Polio, measles outbreaks 'inevitable,' say vaccine experts

Polio, measles outbreaks ‘inevitable’, say vaccine experts
British Rotarians immunise children in the streets of Lucknow during the polio immunisation campaign in Northern India. Experts believe that a rise in cases of vaccine-preventable diseases are inevitable.Copyright: RIBI Image Library (CC BY 2.0)

Interruptions to vaccination programs caused by the COVID-19 pandemic could result in new waves of measles or polio outbreaks, health experts warn.

A growing number of one-off immunization campaigns and national routine vaccine introductions are being delayed amid social distancing and other measures to curb the spread of SARS-CoV-2, leaving millions unprotected.

Uptake of routine immunizations has dropped in many vulnerable countries, with people unable or unwilling to travel to sessions—something that was also observed during the 2013-2016 Ebola in West Africa.

With both preventive campaigns and routine immunizations impacted, "we'll have an increasing number of children who will become susceptible to and that will definitely lead to outbreaks," says Richard Mihigo, program manager for immunization and vaccines development at the World Health Organization's Africa office.

Coinciding with the COVID-19 pandemic, "such outbreaks will not receive the same attention as in normal times," he adds.

"We saw this during the [2013-2016] Ebola outbreak in West Africa, where we had an outbreak of at the same time. And recently we've seen in the Democratic Republic of Congo that an ongoing outbreak of measles has killed more people than the ongoing outbreak of Ebola. But all attention was on Ebola."

Following the WHO's recommendation last month that all mass vaccination campaigns should be suspended in response to COVID-19, Mihigo says mass preventive campaigns—which help to fill in the gaps in places with weak routine immunization—had been put on hold in almost all African countries, while campaigns to target existing outbreaks are being considered on a case-by-case basis.

Those halted include preventive measles campaigns in Chad, Nigeria, Ethiopia and South Sudan, as well as in Kinshasa, the capital of the Democratic Republic of Congo. More than 6000 people have died since last year in the DRC in what is currently the world's largest measles outbreak. These campaigns alone had aimed to reach 21.2 million children under the age of five, Mihigo says.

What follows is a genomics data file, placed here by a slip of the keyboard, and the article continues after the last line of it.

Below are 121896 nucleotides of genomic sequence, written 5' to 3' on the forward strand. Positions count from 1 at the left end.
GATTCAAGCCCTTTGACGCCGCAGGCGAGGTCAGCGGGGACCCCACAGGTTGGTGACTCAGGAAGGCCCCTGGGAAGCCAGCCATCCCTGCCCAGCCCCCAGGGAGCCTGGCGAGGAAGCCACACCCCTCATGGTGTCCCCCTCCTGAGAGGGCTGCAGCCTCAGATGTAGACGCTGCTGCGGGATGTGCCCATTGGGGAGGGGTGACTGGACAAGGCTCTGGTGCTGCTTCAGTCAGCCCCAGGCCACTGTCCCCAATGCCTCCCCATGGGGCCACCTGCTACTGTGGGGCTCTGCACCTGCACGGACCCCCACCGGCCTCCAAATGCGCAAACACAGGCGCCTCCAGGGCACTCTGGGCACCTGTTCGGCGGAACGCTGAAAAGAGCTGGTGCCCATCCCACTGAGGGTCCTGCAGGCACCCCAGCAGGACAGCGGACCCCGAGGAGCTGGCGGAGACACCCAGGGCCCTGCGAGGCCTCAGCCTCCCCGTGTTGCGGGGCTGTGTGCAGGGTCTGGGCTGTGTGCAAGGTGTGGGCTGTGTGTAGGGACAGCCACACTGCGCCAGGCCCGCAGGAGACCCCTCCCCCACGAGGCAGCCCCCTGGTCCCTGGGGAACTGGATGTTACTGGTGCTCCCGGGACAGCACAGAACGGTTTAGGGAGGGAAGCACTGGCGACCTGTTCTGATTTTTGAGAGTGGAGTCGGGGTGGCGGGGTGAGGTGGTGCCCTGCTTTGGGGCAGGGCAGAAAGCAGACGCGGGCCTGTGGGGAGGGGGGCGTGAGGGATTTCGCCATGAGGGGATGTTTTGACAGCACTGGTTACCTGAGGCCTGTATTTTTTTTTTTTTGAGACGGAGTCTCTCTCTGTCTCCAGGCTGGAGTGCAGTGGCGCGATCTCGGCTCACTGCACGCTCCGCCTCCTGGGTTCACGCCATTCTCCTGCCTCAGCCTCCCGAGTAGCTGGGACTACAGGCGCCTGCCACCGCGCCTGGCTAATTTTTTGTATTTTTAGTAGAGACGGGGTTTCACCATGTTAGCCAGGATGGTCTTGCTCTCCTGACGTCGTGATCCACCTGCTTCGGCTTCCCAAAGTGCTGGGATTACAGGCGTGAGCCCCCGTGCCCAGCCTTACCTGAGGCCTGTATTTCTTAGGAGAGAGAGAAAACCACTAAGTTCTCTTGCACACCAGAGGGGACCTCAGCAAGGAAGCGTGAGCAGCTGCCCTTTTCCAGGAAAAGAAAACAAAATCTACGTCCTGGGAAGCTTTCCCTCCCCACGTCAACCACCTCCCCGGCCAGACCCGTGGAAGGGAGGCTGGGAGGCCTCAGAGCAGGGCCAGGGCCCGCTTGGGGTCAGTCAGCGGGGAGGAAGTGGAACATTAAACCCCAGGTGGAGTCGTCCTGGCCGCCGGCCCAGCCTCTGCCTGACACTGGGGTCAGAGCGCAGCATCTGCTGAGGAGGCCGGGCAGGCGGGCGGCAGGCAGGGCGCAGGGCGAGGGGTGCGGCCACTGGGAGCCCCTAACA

Meanwhile Gavi, the global Vaccine Alliance, which vaccinates almost half of the world's children, announced earlier this month that 14 major immunization campaigns supported by the alliance had been postponed, along with four national routine vaccine introductions.

These delays, which impact campaigns against , measles, cholera, human papillomavirus (HPV), yellow fever and meningitis, have affected at least 13.5 million people in 13 of the world's least-developed countries, the alliance says, cautioning that many more delays are expected. The Global Polio Eradication Initiative, which partners with Gavi and the WHO, has also recommended that all polio vaccination campaigns be paused worldwide.

Countries with fragile health systems and ongoing conflicts—many of which are yet to feel the full impact of the novel coronavirus—are most at risk, says Charlie Weller, head of vaccines program at the Wellcome Trust.

She too highlights the DRC, where Ebola has struck in areas of active conflict, as a country particularly at risk: "The impact to their health system and how they will be able to manage through and beyond COVID-19 is a very big concern."

Gavi chief executive, Seth Berkley, warns that the international community needs to act to prevent potentially devastating outbreaks of vaccine-preventable diseases.

"The legacy of COVID-19 must not include the global resurgence of other killers like measles and polio," he says.

However, some experts believe that a rise in cases of vaccine-preventable diseases are inevitable.

When vaccination coverage goes down, inevitably more outbreaks will occur, including of life-threatening diseases like measles and polio, WHO deputy director-general Zsuzsanna Jakab says.

WHO spokesperson for polio eradication Oliver Rosenbauer says that although temporarily halting polio vaccination campaigns was the "only recommendation to make under this new reality," the organization was anticipating an increase in polio cases as a result—including a possible spread of the virus to new areas.

Echoing Mihigo's warning about COVID-19 distracting from other disease outbreaks, Rosenbauer stresses the need for continued polio surveillance and a return to vaccination campaigns "as rapidly as is safely feasible."


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